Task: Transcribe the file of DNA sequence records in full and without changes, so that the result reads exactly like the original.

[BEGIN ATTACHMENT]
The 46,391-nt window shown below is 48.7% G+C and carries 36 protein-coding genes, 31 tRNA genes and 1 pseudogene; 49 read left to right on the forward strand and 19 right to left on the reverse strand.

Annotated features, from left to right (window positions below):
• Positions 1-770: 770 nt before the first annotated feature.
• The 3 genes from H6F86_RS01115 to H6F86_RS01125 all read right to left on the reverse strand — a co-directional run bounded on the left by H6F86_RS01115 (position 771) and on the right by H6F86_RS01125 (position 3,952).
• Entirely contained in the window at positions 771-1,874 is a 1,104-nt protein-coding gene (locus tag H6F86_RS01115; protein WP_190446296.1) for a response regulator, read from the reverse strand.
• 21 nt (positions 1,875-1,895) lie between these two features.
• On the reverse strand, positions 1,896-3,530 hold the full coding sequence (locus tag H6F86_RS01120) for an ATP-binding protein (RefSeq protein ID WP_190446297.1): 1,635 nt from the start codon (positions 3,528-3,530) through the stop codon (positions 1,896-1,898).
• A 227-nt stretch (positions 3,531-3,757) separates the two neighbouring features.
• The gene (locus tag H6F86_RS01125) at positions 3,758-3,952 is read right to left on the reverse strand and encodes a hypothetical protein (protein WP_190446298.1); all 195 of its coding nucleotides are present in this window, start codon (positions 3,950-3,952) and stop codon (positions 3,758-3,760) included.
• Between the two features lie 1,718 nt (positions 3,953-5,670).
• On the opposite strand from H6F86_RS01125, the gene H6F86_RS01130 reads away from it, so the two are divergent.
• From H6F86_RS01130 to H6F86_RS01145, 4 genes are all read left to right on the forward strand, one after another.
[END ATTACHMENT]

The 46,391-nt window shown below is 48.7% G+C and carries 36 protein-coding genes, 31 tRNA genes and 1 pseudogene; 49 read left to right on the forward strand and 19 right to left on the reverse strand.

Annotated features, from left to right (window positions below):
• Positions 1-770: 770 nt before the first annotated feature.
• The 3 genes from H6F86_RS01115 to H6F86_RS01125 all read right to left on the reverse strand — a co-directional run bounded on the left by H6F86_RS01115 (position 771) and on the right by H6F86_RS01125 (position 3,952).
• Entirely contained in the window at positions 771-1,874 is a 1,104-nt protein-coding gene (locus tag H6F86_RS01115; protein WP_190446296.1) for a response regulator, read from the reverse strand.
• 21 nt (positions 1,875-1,895) lie between these two features.
• On the reverse strand, positions 1,896-3,530 hold the full coding sequence (locus tag H6F86_RS01120) for an ATP-binding protein (RefSeq protein ID WP_190446297.1): 1,635 nt from the start codon (positions 3,528-3,530) through the stop codon (positions 1,896-1,898).
• A 227-nt stretch (positions 3,531-3,757) separates the two neighbouring features.
• The gene (locus tag H6F86_RS01125) at positions 3,758-3,952 is read right to left on the reverse strand and encodes a hypothetical protein (protein WP_190446298.1); all 195 of its coding nucleotides are present in this window, start codon (positions 3,950-3,952) and stop codon (positions 3,758-3,760) included.
• Between the two features lie 1,718 nt (positions 3,953-5,670).
• On the opposite strand from H6F86_RS01125, the gene H6F86_RS01130 reads away from it, so the two are divergent.
• From H6F86_RS01130 to H6F86_RS01145, 4 genes are all read left to right on the forward strand, one after another.